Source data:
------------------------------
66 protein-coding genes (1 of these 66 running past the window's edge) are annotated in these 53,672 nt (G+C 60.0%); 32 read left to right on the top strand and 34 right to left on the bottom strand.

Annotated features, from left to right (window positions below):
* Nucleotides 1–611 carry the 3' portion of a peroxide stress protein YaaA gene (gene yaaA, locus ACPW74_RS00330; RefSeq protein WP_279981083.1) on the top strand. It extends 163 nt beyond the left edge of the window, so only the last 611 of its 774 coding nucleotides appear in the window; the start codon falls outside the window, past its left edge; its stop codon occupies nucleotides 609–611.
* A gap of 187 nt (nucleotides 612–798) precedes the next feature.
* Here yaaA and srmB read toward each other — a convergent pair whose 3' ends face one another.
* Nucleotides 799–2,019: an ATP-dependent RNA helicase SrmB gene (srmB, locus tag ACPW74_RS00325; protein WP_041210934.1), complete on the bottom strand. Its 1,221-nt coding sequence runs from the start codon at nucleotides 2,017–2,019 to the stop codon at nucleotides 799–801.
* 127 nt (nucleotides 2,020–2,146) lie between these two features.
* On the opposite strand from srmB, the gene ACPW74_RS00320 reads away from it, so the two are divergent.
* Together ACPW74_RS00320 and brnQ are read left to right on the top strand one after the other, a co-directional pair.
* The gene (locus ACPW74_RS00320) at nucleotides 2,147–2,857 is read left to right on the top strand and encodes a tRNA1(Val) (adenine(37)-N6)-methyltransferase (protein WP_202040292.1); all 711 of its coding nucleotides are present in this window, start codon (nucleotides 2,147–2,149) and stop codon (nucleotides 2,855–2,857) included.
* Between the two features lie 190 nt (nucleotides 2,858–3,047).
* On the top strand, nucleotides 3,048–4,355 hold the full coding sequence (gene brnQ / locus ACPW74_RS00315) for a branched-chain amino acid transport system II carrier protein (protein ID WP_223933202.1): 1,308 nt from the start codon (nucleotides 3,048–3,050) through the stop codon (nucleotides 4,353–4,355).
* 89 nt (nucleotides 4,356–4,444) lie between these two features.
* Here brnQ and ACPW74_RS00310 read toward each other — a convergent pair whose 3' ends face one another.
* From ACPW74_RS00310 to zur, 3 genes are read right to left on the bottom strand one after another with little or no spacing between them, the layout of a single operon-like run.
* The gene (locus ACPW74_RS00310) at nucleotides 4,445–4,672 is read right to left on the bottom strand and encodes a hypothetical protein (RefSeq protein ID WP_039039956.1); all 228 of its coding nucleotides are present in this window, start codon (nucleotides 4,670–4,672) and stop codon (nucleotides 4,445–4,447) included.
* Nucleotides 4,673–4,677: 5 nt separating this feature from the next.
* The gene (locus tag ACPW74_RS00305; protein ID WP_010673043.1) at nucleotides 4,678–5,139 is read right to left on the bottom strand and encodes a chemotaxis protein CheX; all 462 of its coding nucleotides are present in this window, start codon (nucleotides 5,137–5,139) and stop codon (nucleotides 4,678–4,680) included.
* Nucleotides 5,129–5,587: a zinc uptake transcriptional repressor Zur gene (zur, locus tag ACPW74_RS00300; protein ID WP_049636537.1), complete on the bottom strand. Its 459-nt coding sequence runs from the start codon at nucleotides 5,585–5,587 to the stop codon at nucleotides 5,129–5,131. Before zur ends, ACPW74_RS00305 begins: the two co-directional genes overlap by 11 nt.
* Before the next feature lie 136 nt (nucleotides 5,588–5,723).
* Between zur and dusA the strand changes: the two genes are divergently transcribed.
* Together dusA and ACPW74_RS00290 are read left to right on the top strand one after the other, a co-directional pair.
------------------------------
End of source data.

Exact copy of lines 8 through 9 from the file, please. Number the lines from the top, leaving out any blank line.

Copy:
* On the opposite strand from srmB, the gene ACPW74_RS00320 reads away from it, so the two are divergent.
* Together ACPW74_RS00320 and brnQ are read left to right on the top strand one after the other, a co-directional pair.